First Martian regolith samples: NASA's Perseverance rover lands on Mars

First Martian regolith samples: NASA’s Perseverance rover lands on Mars

The first 2 regolith samples from Perseverance

Two holes are left in the Martian surface after NASA’s Perseverance rover used a specialized drill to collect the mission’s first regolith samples on December 2-6, 2022. Credit: NASA/JPL-Caltech

Scientists want to study Martian samples with powerful lab equipment on Earth to search for signs of ancient microbial life and to better understand the processes that have shaped the surface of Mars. Most of the samples will be rock; however, researchers also want to examine regolith – broken rock and dust – not only because of what it can teach us about geological processes and the environment on Mars, but also to mitigate some of the challenges astronauts will face on the Red Planet. Regolith can affect everything from spacesuits to solar panels, so it’s just as interesting to engineers as it is to scientists.

Perseverance's CacheCam Views Regolith Sample

NASA’s Perseverance Mars rover took this image of regolith – broken rock and dust – on December 2, 2022. This regolith will be considered for deposit on the Martian surface as part of the Mars Sample Return campaign. Credit: NASA/JPL-Caltech

As with rock cores, these latest samples were collected using a drill on the end of the rover’s robotic arm. But for the regolith samples, Perseverance used a drill bit that looks like a spike with small holes on one end to gather loose material.

Engineers designed the special drill bit after extensive testing with simulated regolith developed by NASA’s Jet Propulsion Laboratory (Optimism Tests Perseverance Regolith Drill Bit

Optimism, a full-scale replica of NASA’s Perseverance Mars rover, tests a model of Perseverance’s regolith bit in a pile of simulated regolith – broken rock and dust – at JPL. Credit: NASA/JPL-Caltech

The Challenge of Dust

Studying regolith up close could help engineers design future Mars missions – as well as the equipment used by future Martian astronauts. Dust and regolith can damage spacecraft and science instruments alike. Regolith can jam sensitive parts and slow down rovers on the surface. The grains could also pose unique challenges to astronauts: Lunar regolith was discovered to be sharp enough to tear microscopic holes in spacesuits during the Apollo missions to the Moon.

Regolith could be helpful if packed against a habitat to shield astronauts from radiation, but it also contains risks: The Martian surface contains perchlorate, a toxic chemical that could threaten the health of astronauts if large amounts were accidentally inhaled or ingested.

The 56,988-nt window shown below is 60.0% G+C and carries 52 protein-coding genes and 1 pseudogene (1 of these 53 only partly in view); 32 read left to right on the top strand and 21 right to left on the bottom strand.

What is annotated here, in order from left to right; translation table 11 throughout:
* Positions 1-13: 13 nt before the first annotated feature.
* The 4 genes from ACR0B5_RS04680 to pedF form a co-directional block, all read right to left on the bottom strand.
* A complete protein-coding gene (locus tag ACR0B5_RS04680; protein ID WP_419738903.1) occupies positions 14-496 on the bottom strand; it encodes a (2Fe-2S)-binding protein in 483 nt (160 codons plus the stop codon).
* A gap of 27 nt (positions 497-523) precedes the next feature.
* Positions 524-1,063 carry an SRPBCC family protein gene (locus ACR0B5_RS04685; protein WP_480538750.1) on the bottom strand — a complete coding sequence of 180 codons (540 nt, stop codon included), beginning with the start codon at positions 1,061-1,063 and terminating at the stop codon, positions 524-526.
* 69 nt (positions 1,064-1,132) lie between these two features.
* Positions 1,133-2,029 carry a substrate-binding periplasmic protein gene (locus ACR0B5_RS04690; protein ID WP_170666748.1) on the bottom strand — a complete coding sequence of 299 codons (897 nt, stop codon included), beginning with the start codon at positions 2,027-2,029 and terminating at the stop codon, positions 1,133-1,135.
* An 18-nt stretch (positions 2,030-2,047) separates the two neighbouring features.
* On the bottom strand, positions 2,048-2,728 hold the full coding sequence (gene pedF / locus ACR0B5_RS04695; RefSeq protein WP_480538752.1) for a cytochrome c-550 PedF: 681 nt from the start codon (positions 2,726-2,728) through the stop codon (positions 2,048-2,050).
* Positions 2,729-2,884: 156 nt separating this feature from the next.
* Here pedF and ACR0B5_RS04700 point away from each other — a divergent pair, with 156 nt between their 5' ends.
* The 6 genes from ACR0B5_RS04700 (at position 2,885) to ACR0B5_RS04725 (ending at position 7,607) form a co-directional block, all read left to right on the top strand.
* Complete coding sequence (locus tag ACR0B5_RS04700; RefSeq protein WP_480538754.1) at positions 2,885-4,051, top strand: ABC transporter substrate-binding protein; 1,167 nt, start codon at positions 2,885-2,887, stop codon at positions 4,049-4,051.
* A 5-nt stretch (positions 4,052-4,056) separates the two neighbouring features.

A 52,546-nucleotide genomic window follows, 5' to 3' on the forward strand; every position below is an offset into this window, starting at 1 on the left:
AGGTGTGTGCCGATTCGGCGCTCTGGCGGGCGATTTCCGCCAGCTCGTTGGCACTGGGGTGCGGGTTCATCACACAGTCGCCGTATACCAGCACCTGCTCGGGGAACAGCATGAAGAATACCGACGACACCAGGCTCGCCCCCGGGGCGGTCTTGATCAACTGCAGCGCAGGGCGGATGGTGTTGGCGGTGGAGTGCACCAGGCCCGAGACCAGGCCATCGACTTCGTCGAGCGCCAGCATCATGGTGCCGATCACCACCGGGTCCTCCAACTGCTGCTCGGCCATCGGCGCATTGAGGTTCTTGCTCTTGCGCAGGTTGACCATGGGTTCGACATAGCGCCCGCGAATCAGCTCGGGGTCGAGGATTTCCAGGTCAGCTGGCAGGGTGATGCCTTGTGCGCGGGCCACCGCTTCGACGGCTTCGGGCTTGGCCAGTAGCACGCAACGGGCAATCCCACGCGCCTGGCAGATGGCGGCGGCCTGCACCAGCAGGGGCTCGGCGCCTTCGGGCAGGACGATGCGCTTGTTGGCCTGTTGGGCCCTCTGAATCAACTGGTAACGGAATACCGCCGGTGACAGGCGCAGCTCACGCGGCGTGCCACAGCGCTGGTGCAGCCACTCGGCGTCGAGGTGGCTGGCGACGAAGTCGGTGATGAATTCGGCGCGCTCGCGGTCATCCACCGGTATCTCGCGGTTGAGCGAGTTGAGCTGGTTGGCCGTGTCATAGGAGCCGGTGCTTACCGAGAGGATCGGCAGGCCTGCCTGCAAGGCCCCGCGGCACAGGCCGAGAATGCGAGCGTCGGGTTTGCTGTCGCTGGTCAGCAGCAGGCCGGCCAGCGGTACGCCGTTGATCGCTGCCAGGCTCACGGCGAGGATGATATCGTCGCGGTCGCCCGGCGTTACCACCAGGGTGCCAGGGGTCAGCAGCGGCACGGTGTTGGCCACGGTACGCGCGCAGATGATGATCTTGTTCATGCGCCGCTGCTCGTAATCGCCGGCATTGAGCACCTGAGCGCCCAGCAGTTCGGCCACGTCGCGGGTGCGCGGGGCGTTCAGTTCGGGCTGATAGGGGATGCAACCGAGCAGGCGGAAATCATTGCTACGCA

“If we have a more permanent presence on Mars, we need to know how the dust and regolith will interact with our spacecraft and habitats,” said Perseverance team member Erin Gibbons, a McGill University doctoral candidate who uses Mars regolith simulants as part of her work with the rover’s rock-vaporizing laser, called SuperCam.

NASA Perseverance Mars Rover Drill Bits

The drill bits used by NASA’s Perseverance rover are seen before being installed prior to launch. From left, the regolith bit, six bits used for drilling rock cores, and two abrasion bits. Credit: NASA/JPL-Caltech

“Some of those dust grains could be as fine as cigarette smoke, and could get into an astronaut’s breathing apparatus,” added Gibbons, who was previously part of a NASA program studying human-robot exploration of Mars. “We want a fuller picture of which materials would be harmful to our explorers, whether they’re human or robotic.”

Besides answering questions about health and safety hazards, a tube of Martian regolith could inspire scientific wonder. Looking at it under a microscope would reveal a kaleidoscope of grains in different shapes and colors. Each one would be like a jigsaw puzzle piece, all of them joined together by wind and water over billions of years.

“There are so many different materials mixed into Martian regolith,” said Libby Hausrath of University of Nevada, Las Vegas, one of Perseverance’s sample return scientists. “Each sample represents an integrated history of the planet’s surface.”

As an expert on Earth’s soils, Hausrath is most interested in finding signs of interaction between water and rock. On Earth, life is found practically everywhere there’s water. The same could have been true for Mars billions of years ago, when the planet’s climate was much more like Earth’s.

More About the Mission

A key objective for Perseverance’s mission on Mars is astrobiology, including the search for signs of ancient microbial life. The rover will characterize the planet’s geology and past climate, pave the way for human exploration of the Red Planet, and be the first mission to collect and cache Martian rock and regolith (broken rock and dust).

Subsequent NASA missions, in cooperation with ESA (European Space Agency), would send spacecraft to Mars to collect these sealed samples from the surface and return them to Earth for in-depth analysis.

The Mars 2020 Perseverance mission is part of NASA’s Moon to Mars exploration approach, which includes Artemis missions to the Moon that will help prepare for human exploration of the Red Planet.

JPL, which is managed for NASA by Caltech in Pasadena, California, built and manages operations of the Perseverance rover.

#Martian #regolith #samples #NASAs #Perseverance #rover #lands #Mars

Leave a Comment

Your email address will not be published. Required fields are marked *